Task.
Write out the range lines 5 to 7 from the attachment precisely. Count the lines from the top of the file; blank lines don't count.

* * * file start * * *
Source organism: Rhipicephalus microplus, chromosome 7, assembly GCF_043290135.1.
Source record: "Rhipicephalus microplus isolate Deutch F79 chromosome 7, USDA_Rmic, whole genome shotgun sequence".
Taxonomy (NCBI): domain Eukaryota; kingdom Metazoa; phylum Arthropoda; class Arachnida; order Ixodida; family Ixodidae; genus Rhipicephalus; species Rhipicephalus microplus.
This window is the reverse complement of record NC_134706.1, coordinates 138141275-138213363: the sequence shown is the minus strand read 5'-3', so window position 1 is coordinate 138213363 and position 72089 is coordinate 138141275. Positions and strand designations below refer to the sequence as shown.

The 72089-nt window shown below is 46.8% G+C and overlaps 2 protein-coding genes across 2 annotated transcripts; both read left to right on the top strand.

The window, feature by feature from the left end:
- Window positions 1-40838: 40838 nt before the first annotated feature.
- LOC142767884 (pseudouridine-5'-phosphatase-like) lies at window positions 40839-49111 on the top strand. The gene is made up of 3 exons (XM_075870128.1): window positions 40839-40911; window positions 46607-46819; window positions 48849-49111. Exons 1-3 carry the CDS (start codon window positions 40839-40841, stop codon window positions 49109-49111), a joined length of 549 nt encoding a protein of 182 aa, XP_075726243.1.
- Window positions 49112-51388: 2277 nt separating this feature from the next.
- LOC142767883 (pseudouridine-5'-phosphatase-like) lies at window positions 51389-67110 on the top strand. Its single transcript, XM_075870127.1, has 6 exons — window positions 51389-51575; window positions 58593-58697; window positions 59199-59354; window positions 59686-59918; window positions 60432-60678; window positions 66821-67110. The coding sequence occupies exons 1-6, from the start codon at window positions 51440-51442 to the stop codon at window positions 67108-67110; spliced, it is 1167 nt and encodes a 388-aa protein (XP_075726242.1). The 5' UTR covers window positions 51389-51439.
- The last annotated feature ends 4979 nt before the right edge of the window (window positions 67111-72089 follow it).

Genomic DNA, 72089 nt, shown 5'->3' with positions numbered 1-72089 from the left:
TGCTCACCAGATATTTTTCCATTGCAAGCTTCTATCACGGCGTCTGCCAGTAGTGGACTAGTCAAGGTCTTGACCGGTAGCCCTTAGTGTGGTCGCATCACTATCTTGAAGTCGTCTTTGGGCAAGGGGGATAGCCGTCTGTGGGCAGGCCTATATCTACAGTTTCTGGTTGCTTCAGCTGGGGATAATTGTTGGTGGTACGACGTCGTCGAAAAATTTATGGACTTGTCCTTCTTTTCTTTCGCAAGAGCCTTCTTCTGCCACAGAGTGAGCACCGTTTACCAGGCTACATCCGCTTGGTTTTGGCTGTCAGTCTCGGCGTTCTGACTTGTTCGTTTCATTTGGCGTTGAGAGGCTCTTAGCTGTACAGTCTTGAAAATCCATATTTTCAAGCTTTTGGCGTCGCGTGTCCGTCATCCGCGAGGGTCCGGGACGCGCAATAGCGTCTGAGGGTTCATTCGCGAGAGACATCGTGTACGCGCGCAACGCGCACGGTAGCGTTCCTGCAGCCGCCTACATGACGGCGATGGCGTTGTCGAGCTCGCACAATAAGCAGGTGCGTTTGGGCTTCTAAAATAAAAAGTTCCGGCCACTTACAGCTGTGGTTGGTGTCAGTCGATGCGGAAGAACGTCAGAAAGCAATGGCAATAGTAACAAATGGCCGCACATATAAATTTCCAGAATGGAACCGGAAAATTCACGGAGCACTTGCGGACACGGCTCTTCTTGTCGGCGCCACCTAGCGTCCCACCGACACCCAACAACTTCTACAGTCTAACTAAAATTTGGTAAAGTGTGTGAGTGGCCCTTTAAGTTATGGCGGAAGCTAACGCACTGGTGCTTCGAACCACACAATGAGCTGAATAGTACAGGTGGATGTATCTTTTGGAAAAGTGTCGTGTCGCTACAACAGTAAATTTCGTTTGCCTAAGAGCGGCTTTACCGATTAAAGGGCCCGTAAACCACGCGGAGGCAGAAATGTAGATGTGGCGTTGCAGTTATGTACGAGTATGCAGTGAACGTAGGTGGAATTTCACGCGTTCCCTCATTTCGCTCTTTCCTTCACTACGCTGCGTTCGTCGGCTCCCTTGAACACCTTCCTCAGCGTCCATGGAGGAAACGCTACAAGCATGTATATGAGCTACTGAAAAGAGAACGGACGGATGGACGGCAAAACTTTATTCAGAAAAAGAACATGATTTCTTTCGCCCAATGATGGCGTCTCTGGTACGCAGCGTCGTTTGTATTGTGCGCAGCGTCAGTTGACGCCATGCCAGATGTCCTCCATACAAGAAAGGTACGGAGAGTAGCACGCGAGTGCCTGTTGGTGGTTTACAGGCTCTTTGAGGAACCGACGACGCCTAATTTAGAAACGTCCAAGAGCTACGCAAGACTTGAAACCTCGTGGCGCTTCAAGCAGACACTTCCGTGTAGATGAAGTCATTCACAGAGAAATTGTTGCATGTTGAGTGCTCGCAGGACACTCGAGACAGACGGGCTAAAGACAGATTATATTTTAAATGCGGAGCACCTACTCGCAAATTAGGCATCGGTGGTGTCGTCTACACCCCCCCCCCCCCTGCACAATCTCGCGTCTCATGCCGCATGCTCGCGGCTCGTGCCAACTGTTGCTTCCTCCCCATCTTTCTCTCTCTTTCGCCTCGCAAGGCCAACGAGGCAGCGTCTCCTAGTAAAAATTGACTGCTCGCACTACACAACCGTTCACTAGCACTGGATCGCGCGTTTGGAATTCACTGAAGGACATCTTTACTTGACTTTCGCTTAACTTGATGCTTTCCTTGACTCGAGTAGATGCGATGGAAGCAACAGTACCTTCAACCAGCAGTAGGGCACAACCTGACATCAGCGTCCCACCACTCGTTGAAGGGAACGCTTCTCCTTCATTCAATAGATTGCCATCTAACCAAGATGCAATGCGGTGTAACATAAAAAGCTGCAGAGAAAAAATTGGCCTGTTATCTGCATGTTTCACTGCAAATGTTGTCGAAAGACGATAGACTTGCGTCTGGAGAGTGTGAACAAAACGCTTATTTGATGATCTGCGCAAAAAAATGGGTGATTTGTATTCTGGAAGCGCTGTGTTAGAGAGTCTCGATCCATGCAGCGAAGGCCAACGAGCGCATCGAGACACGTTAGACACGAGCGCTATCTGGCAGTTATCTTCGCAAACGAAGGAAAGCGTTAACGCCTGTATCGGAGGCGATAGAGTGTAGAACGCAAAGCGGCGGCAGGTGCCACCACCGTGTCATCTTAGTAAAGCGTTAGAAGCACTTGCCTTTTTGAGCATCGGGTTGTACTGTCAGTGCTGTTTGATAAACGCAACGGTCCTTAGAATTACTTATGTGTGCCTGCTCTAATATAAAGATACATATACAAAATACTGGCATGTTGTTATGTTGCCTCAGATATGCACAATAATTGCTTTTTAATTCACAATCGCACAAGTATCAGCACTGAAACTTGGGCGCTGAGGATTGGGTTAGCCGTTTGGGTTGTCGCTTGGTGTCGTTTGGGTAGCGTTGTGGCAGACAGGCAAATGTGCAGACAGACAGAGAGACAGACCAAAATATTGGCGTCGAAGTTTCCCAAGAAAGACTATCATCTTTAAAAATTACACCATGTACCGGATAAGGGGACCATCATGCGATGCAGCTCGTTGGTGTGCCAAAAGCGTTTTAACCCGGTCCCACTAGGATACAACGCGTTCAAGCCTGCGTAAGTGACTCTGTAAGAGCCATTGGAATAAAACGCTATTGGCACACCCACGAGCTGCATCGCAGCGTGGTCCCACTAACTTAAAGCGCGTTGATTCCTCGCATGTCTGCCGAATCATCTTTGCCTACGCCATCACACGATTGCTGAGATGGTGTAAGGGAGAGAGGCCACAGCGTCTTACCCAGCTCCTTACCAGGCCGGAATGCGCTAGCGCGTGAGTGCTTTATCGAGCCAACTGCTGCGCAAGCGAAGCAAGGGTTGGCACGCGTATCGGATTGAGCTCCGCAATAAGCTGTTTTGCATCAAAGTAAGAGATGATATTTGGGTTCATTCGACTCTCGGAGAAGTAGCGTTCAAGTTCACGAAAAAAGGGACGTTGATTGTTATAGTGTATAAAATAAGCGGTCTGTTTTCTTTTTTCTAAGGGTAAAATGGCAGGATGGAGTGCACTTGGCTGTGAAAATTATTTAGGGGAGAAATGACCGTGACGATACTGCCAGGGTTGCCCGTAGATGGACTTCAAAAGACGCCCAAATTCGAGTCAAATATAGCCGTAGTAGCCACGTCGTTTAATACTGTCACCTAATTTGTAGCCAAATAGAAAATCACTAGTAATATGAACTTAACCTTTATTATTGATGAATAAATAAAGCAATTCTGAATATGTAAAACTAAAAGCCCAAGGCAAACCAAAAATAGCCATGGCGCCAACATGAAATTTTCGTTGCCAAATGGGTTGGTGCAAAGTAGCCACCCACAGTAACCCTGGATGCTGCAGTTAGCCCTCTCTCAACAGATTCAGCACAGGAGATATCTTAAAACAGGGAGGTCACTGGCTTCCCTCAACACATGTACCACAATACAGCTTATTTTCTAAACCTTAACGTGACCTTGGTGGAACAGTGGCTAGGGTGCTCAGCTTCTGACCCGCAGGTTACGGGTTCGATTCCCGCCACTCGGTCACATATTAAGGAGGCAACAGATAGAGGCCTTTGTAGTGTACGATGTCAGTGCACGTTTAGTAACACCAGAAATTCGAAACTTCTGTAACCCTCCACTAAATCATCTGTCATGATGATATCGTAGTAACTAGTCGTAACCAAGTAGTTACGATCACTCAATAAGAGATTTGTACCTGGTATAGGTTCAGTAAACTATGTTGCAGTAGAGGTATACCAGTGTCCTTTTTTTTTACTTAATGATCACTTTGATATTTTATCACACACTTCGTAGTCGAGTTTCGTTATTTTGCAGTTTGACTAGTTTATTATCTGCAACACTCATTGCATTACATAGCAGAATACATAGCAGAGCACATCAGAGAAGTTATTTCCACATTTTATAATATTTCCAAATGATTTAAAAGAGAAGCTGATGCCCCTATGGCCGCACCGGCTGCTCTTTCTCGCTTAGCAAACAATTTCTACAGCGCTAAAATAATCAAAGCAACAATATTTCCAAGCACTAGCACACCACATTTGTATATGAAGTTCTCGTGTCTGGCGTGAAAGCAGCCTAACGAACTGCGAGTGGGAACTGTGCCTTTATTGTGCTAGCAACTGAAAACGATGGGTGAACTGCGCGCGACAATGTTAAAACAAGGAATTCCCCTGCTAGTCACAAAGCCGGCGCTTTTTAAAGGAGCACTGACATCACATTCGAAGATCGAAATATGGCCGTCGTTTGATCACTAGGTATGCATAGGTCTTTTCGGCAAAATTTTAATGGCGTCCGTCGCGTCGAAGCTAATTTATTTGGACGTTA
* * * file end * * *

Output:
The 72089-nt window shown below is 46.8% G+C and overlaps 2 protein-coding genes across 2 annotated transcripts; both read left to right on the top strand.

The window, feature by feature from the left end:
- Window positions 1-40838: 40838 nt before the first annotated feature.